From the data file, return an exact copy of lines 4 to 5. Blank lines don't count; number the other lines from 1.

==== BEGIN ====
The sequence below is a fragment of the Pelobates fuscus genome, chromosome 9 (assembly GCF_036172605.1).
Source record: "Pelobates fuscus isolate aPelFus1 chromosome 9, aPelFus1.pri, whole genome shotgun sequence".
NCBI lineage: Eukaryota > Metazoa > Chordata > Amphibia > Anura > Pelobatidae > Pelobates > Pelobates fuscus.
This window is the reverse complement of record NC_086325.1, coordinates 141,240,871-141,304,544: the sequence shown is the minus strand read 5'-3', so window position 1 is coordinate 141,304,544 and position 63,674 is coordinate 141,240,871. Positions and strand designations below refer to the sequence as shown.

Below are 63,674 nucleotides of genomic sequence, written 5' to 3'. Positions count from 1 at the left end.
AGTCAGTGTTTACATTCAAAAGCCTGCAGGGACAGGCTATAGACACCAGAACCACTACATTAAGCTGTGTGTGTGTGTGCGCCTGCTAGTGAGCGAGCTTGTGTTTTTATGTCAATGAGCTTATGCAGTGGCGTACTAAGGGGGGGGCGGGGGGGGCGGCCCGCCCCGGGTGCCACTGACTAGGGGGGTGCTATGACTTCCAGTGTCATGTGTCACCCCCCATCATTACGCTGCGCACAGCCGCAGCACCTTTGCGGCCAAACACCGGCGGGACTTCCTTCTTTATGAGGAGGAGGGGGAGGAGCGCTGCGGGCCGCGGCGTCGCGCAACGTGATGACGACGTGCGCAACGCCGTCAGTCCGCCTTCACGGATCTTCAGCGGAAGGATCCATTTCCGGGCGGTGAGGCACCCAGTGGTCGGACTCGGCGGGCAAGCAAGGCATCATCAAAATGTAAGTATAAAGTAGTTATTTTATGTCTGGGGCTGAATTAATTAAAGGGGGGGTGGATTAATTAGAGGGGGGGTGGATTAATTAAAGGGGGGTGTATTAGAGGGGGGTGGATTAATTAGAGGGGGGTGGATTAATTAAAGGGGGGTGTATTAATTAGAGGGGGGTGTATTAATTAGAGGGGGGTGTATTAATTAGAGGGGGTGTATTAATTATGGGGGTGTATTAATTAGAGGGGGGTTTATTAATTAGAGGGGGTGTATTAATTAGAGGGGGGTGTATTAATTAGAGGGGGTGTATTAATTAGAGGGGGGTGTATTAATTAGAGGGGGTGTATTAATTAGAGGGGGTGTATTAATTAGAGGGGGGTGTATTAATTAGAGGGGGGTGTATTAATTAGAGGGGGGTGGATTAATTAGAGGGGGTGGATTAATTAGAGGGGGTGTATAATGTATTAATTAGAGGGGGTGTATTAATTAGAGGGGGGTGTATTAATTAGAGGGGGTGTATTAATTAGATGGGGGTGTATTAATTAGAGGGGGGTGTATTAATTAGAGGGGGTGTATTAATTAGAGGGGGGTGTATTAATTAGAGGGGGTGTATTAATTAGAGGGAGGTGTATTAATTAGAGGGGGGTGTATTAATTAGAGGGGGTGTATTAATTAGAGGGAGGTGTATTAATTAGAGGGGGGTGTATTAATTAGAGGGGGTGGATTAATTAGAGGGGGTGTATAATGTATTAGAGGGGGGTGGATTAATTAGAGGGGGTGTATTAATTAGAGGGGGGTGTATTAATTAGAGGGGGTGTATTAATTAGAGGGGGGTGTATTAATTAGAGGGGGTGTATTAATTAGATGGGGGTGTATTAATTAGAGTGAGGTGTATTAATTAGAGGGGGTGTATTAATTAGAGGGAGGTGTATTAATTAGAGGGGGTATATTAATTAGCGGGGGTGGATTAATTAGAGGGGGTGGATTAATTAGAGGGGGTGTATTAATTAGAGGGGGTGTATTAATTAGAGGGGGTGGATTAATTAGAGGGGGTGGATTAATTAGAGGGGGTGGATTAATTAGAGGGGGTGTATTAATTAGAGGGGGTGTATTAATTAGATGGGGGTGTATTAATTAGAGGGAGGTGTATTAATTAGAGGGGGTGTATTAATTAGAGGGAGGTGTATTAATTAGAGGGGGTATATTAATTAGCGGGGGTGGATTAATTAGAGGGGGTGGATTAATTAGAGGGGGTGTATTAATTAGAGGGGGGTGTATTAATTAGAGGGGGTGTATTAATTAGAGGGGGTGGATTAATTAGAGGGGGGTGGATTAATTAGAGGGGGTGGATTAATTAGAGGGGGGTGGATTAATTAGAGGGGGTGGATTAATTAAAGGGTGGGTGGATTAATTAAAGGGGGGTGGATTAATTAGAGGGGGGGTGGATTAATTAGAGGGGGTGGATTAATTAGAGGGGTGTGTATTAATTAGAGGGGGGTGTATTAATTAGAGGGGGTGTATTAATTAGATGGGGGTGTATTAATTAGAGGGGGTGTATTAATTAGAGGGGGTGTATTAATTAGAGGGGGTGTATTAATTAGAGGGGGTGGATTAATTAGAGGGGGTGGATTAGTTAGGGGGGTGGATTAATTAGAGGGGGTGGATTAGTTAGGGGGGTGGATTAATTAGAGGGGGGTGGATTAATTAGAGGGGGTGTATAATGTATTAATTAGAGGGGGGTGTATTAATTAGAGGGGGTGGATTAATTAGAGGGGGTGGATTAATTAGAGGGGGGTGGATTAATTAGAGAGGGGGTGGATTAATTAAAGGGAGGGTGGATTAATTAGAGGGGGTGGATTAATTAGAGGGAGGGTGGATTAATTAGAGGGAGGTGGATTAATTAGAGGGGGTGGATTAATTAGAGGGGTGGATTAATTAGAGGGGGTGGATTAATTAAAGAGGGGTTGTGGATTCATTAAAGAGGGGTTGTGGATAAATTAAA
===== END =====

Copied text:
This window is the reverse complement of record NC_086325.1, coordinates 141,240,871-141,304,544: the sequence shown is the minus strand read 5'-3', so window position 1 is coordinate 141,304,544 and position 63,674 is coordinate 141,240,871. Positions and strand designations below refer to the sequence as shown.

Below are 63,674 nucleotides of genomic sequence, written 5' to 3'. Positions count from 1 at the left end.